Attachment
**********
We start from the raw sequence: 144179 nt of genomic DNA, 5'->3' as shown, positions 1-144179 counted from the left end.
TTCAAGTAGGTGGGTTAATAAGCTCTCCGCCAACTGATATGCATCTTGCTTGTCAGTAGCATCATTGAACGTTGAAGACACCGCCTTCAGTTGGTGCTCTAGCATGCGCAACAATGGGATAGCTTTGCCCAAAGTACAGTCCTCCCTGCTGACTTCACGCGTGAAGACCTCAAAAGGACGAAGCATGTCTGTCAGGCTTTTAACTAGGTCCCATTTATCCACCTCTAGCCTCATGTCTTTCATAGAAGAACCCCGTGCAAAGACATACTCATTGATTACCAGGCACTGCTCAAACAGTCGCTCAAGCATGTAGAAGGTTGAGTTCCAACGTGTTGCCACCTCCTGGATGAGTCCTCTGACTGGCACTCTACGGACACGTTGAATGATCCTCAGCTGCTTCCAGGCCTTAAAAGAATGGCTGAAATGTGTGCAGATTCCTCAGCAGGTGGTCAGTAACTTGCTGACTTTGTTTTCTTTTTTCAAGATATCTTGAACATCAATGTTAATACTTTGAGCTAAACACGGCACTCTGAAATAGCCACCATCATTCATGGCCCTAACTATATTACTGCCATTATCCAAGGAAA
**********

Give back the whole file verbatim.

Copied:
We start from the raw sequence: 144179 nt of genomic DNA, 5'->3' as shown, positions 1-144179 counted from the left end.
TTCAAGTAGGTGGGTTAATAAGCTCTCCGCCAACTGATATGCATCTTGCTTGTCAGTAGCATCATTGAACGTTGAAGACACCGCCTTCAGTTGGTGCTCTAGCATGCGCAACAATGGGATAGCTTTGCCCAAAGTACAGTCCTCCCTGCTGACTTCACGCGTGAAGACCTCAAAAGGACGAAGCATGTCTGTCAGGCTTTTAACTAGGTCCCATTTATCCACCTCTAGCCTCATGTCTTTCATAGAAGAACCCCGTGCAAAGACATACTCATTGATTACCAGGCACTGCTCAAACAGTCGCTCAAGCATGTAGAAGGTTGAGTTCCAACGTGTTGCCACCTCCTGGATGAGTCCTCTGACTGGCACTCTACGGACACGTTGAATGATCCTCAGCTGCTTCCAGGCCTTAAAAGAATGGCTGAAATGTGTGCAGATTCCTCAGCAGGTGGTCAGTAACTTGCTGACTTTGTTTTCTTTTTTCAAGATATCTTGAACATCAATGTTAATACTTTGAGCTAAACACGGCACTCTGAAATAGCCACCATCATTCATGGCCCTAACTATATTACTGCCATTATCCAAGGAAA